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« Why Rick Porcello Will (Finally!) Break Out in 2014 | Main | A.J. Burnett Racks up Ks with New Two-Strike Approach »
Monday
Feb032014

Regressing Power Leads To Michael Young's Retirement

Michael Young officially closed the book on his storied 14-year career last Thursday, choosing to “spend time with his family” rather than pursue a free-agent contract with a major league team any further this winter, according to a report by FOX Sports’ Ken Rosenthal. The 37-year-old utility infielder had received offers from several teams – including the Dodgers, who were heavily interested in bringing him back after he posted a .314/.321/.392 slash line and 102 OPS+ over 21 games with the franchise to finish out 2013. If he remains retired, Young will own a career slash line of .300/.346/.441 to go with a 102 OPS+ in 1,970 games.

As a young baseball fan who watched ESPN's Baseball Tonight religiously, I remember taking in a lot of Young's big-time hits with the Rangers. Many of those hits featured a common theme: Young's ability to go generate ridiculous power on "inside" pitches -- often taking those pitches to right field with ease.

Here's a perfect example of what I'm referring to. In an at-bat against Seattle's Jason Vargas in 2012, Young took a pitch located on the inner portion of the plate and drove it to right center with a flick of his wrists for a home run. For me, this home run embodies what Young did so exceptionally well during his 14-year career: Dominate the inner-half of the plate. Ironically, this may well be a reason for his retirement.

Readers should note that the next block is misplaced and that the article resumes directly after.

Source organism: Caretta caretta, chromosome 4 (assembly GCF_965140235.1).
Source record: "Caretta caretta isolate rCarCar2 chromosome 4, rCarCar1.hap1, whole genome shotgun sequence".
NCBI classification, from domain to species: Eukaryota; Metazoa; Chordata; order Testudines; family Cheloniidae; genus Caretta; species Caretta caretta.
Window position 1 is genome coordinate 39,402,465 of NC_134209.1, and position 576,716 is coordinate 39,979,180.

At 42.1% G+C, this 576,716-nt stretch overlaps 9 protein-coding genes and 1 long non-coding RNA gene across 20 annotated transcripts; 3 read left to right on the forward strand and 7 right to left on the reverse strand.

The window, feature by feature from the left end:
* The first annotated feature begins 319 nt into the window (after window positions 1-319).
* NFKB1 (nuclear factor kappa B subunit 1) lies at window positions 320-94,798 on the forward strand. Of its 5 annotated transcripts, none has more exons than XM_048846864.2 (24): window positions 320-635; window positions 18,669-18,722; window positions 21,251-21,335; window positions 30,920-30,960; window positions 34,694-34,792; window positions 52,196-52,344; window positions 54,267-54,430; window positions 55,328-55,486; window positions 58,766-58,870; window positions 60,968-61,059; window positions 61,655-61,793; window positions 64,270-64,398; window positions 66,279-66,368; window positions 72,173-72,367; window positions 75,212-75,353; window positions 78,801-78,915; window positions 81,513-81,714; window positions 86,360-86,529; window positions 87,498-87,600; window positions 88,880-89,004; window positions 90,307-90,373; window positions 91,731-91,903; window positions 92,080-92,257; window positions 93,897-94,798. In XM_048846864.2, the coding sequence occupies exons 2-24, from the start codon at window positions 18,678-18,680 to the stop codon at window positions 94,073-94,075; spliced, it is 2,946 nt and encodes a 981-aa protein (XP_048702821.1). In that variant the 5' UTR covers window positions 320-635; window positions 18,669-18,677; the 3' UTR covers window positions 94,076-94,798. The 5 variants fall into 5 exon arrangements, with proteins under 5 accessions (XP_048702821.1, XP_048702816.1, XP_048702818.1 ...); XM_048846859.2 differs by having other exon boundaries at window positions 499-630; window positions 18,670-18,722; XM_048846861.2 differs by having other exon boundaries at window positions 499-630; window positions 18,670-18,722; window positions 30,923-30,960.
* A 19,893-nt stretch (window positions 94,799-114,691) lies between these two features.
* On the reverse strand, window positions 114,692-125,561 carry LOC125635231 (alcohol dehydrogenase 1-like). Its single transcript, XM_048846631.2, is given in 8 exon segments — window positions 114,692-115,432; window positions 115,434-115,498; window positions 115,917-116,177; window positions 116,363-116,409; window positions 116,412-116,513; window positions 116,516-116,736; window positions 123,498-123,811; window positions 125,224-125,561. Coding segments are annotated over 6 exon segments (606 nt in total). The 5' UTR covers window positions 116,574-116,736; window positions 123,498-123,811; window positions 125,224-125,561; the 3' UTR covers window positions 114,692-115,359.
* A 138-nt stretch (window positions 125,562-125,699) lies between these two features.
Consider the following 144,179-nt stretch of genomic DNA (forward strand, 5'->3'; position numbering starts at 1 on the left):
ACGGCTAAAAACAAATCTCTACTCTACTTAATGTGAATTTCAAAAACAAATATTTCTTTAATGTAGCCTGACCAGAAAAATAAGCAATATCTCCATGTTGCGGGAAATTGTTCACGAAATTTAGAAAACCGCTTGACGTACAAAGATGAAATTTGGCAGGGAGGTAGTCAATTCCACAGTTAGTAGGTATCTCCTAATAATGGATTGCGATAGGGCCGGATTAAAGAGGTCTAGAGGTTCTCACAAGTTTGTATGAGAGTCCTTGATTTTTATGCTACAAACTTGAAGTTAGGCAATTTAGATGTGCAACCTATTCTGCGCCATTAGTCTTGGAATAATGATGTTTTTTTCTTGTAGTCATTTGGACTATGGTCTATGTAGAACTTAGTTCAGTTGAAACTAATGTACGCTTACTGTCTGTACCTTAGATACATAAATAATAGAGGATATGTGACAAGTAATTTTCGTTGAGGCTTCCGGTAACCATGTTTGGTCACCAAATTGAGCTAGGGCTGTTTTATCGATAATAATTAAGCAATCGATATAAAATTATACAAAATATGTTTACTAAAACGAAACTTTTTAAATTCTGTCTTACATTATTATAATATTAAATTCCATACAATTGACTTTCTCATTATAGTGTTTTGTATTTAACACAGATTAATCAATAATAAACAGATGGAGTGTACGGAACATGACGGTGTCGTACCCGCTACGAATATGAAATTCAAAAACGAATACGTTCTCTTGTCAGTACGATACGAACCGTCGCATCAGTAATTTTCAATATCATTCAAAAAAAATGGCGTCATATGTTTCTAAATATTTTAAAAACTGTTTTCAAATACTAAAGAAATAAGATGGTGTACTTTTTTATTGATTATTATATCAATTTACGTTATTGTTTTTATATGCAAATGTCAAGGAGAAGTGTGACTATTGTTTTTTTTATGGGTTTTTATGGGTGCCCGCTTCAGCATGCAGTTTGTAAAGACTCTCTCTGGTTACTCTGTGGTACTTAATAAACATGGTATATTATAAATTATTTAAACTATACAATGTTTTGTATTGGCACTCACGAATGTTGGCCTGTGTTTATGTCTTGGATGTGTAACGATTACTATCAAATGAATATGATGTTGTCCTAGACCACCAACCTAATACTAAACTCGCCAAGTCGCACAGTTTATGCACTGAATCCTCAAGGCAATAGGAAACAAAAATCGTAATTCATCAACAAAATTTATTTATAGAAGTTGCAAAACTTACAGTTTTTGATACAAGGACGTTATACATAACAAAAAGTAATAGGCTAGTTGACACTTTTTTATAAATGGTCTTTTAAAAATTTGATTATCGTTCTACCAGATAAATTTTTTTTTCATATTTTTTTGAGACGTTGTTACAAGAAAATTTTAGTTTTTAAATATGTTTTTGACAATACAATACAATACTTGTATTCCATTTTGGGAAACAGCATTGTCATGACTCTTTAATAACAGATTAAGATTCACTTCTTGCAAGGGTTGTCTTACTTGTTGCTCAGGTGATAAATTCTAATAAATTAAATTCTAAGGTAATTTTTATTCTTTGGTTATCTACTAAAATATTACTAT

Diminishing Inner-Half Power

From 2008 to 2011 -- his age 31 through 34 seasons -- Young dominated the inner-half of the plate to the tune of a .345/.374/.544 slash line and .392 weighted on-base average. The driving forces behind those gaudy numbers were his 26.3% line-drive rate (best among batters with at least 1,000 plate appearances in that span) and .401 well-hit average, which was trumped only by Miguel Cabrera (.418) and Albert Pujols (.404) among qualified batters. His best season in this strech was perhaps in 2011, when he led baseball with 213 hits (as a 34-year-old, no less), posted an insane .368/.385/.548 line and mustered up a .428 WHAV against inner-half pitches.

But from that point on, things changed. Young's age 35 season (his last with Texas) in 2012 and last season (where he spent time with Philadelphia and Los Angeles) garnered a still respectable .299/.320/.424 line and .323 wOBA against inner-half stuff, but his line drive rate fell to 23.4% (compared to 26.3% from 2008-2011) and WHAV dropped to .266 -- a decrease of .135 from where it had been previously.

When a hitter's best asset regresses with time, his statistical output tends to follow. In this case, Young's innate ability to place quality contact on inner-half stuff regressed, which was probably a key reason for why he decided to call it quits.

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